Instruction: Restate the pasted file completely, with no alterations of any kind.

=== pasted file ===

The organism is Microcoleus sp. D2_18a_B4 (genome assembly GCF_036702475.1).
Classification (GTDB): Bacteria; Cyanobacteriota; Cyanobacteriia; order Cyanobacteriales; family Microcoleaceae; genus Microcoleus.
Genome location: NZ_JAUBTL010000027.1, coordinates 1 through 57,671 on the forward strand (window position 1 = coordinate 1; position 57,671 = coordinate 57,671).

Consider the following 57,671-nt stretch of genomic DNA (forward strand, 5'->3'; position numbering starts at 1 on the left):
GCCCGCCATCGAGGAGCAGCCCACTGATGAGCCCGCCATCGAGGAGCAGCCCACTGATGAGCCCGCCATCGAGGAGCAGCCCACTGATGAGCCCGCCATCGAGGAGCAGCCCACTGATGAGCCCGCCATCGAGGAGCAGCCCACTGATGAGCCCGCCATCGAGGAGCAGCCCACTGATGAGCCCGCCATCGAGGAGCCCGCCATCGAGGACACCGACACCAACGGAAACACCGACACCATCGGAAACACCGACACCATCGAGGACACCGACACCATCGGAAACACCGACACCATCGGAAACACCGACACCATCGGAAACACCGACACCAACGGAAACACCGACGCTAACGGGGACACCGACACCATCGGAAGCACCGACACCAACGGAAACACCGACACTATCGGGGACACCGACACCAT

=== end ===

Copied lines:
The organism is Microcoleus sp. D2_18a_B4 (genome assembly GCF_036702475.1).
Classification (GTDB): Bacteria; Cyanobacteriota; Cyanobacteriia; order Cyanobacteriales; family Microcoleaceae; genus Microcoleus.
Genome location: NZ_JAUBTL010000027.1, coordinates 1 through 57,671 on the forward strand (window position 1 = coordinate 1; position 57,671 = coordinate 57,671).

Consider the following 57,671-nt stretch of genomic DNA (forward strand, 5'->3'; position numbering starts at 1 on the left):
GCCCGCCATCGAGGAGCAGCCCACTGATGAGCCCGCCATCGAGGAGCAGCCCACTGATGAGCCCGCCATCGAGGAGCAGCCCACTGATGAGCCCGCCATCGAGGAGCAGCCCACTGATGAGCCCGCCATCGAGGAGCAGCCCACTGATGAGCCCGCCATCGAGGAGCAGCCCACTGATGAGCCCGCCATCGAGGAGCCCGCCATCGAGGACACCGACACCAACGGAAACACCGACACCATCGGAAACACCGACACCATCGAGGACACCGACACCATCGGAAACACCGACACCATCGGAAACACCGACACCATCGGAAACACCGACACCAACGGAAACACCGACGCTAACGGGGACACCGACACCATCGGAAGCACCGACACCAACGGAAACACCGACACTATCGGGGACACCGACACCAT